China International Culture Exchange Center

Summary

The 12th Bureau of the Ministry of State Security, known publicly as the China International Culture Exchange Center (CICEC; Chinese: 中国国际文化交流中心) under an arrangement called "one institution with two names", is a set of research institutes operated by the Chinese Ministry of State Security (MSS), the principal civilian intelligence agency of the People's Republic of China as a front organization. CICEC was founded in 1984 and is active in operations to influence foreign think tanks, academics, and other high-profile foreigners.[1][2][3] In addition to the China Institutes of Contemporary International Relations, CICEC is considered one of the main front organizations utilized for foreign influence operations by the MSS.[2][4]

China International Culture Exchange Center
中国国际文化交流中心 (Chinese)
AbbreviationCICEC
Formation1984; 40 years ago (1984)
HeadquartersBeijing
12th Bureau of the Ministry of State Security
Vice President
Sun Wenqing
Parent organization
Ministry of State Security
AffiliationsChinese Communist Party
Websitewww.cicec.org.cn Edit this at Wikidata
Chinese name
Simplified Chinese中国国际文化交流中心
Traditional Chinese中國國際文化交流中心

China scholar Miwa Hirono stated that the idea for the CICEC began when then-paramount leader Deng Xiaoping wanted to advance Chinese Communist Party (CCP)'s interests through more so-called "people's diplomacy" in addition to the official diplomatic channels.[2][5] According to Australian analyst Alex Joske, "[f]rom its very earliest days, CICEC's activities exemplified the Leninist united front strategy of forming alliances of convenience with outside groups, only to discard or marginalise them when they are no longer needed."[2] CICEC was a key platform for propagating the narrative of "China's peaceful rise" with foreign elites throughout the 1990s and early 2000s.[2]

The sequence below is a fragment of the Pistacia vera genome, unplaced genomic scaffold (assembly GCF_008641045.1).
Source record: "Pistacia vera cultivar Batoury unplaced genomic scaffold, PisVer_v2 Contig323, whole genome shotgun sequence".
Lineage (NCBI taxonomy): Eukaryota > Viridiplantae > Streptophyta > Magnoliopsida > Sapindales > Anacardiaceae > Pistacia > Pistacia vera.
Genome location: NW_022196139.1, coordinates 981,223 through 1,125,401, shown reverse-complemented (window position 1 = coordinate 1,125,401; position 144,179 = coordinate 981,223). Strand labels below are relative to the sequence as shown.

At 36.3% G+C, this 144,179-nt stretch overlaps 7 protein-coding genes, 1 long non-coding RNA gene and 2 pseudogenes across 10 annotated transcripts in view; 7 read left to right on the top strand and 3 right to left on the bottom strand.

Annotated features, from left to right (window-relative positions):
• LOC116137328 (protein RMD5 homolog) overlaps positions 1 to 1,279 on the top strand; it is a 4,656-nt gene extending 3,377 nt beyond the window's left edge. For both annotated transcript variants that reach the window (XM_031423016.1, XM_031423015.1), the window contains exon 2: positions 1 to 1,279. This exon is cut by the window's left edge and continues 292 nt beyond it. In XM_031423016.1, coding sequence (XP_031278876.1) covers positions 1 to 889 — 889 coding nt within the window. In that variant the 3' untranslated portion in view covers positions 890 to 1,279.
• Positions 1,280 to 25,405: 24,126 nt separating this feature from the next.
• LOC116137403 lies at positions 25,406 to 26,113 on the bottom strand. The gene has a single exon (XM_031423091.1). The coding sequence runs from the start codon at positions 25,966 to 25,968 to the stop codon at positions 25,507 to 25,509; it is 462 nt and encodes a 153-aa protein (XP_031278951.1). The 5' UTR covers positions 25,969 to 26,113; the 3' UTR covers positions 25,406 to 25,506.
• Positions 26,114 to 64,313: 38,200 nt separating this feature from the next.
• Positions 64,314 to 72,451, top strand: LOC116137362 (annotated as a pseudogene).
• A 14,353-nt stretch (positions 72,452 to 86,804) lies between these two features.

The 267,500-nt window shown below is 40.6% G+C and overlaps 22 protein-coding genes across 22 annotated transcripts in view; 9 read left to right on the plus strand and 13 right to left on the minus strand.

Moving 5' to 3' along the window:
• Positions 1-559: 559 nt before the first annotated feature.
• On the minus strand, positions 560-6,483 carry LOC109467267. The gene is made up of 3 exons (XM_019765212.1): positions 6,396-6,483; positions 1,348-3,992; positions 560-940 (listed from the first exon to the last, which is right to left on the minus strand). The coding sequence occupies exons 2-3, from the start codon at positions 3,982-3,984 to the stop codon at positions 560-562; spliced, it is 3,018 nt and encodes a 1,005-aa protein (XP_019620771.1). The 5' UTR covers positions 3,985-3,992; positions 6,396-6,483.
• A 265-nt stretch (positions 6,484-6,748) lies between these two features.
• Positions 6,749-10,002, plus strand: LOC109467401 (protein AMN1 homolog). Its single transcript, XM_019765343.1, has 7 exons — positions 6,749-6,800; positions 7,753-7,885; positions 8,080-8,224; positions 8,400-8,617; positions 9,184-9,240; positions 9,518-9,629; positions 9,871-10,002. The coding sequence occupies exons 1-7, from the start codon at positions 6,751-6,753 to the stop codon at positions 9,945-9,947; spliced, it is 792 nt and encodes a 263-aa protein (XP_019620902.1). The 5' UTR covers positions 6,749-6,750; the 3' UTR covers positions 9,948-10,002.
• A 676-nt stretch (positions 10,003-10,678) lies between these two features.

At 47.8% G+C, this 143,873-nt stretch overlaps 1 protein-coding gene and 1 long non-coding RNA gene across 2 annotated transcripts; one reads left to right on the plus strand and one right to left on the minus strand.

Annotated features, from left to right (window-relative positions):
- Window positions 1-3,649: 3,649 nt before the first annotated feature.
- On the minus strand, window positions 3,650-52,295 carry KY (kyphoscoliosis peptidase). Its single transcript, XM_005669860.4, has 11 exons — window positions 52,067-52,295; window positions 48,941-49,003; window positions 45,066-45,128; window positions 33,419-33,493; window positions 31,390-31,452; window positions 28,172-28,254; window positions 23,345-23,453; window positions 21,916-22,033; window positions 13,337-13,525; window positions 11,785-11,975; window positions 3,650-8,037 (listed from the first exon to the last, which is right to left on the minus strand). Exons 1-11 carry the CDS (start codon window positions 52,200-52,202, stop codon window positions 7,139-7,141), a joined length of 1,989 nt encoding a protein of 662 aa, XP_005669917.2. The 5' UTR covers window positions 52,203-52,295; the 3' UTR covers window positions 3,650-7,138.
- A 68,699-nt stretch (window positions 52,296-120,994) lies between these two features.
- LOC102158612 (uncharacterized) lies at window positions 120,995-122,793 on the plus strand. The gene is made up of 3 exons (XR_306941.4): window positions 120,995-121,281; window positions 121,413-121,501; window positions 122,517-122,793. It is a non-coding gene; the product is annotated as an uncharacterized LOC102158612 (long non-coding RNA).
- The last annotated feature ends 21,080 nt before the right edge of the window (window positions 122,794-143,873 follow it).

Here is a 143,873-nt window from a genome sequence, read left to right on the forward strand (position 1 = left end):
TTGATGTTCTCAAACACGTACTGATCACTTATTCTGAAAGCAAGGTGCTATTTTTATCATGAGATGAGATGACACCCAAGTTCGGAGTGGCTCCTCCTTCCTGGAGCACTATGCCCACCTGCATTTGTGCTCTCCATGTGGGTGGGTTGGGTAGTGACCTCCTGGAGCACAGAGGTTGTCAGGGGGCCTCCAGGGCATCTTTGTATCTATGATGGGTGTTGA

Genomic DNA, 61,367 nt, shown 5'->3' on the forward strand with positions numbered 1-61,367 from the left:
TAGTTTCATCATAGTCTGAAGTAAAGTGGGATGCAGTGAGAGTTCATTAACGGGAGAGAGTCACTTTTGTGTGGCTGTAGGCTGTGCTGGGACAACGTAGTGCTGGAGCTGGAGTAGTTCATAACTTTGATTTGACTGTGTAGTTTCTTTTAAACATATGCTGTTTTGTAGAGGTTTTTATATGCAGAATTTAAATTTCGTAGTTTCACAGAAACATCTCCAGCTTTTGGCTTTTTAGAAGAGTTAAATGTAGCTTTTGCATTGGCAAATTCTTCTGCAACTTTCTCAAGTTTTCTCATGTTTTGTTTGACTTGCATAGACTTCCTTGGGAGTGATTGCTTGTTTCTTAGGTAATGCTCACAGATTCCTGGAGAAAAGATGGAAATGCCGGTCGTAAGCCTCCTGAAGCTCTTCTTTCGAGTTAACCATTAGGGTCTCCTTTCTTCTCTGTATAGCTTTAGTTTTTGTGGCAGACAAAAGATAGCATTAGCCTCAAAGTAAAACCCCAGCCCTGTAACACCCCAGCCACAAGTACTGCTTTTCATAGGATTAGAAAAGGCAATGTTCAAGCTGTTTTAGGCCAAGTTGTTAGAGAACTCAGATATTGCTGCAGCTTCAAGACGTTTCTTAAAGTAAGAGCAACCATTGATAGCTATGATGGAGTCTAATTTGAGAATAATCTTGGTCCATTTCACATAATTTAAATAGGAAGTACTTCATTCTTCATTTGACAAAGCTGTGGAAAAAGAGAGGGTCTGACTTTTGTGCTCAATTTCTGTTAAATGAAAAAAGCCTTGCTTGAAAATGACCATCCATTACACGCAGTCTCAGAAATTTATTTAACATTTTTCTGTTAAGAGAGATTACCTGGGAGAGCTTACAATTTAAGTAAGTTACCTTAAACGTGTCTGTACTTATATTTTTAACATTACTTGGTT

CICEC has been a long-time working partner with the China Association for Science and Technology for its technology transfer programs.[6]

See also edit

References edit

  1. ^ Codarin, Livia; Harth, Laura; Jichang, Lulu (2021-11-20). "Hijacking the mainstream: CCP influence agencies and their operations in Italian parliamentary and local politics" (PDF). Sinopsis. Archived (PDF) from the original on 2021-11-20. Retrieved 2022-10-26.
  2. ^ a b c d e Joske, Alex (2022). "Nestling spies in the united front". Spies and Lies: How China's Greatest Covert Operations Fooled the World. Hardie Grant Books. pp. 24–39. ISBN 978-1-74358-900-7. OCLC 1347020692.
  3. ^ Mattis, Peter L.; Brazil, Matthew J. (2019-11-15). Chinese Communist Espionage: An Intelligence Primer. Annapolis: Naval Institute Press. p. 56. ISBN 978-1-68247-304-7. OCLC 1117319580.
  4. ^ Joske, Alex (June 1, 2020). "The party speaks for you: Foreign interference and the Chinese Communist Party's united front system". Australian Strategic Policy Institute. JSTOR resrep25132. Archived from the original on June 9, 2020. Retrieved October 27, 2022.
  5. ^ Hirono, Miwa (2008-11-10). Civilizing Missions: International Religious Agencies in China. Springer. pp. 102–103. ISBN 978-0-230-61649-3. OCLC 314832381.
  6. ^ "CAST History". usacast.org. Archived from the original on 2022-10-27. Retrieved 2022-10-27.

External links edit

  • Official website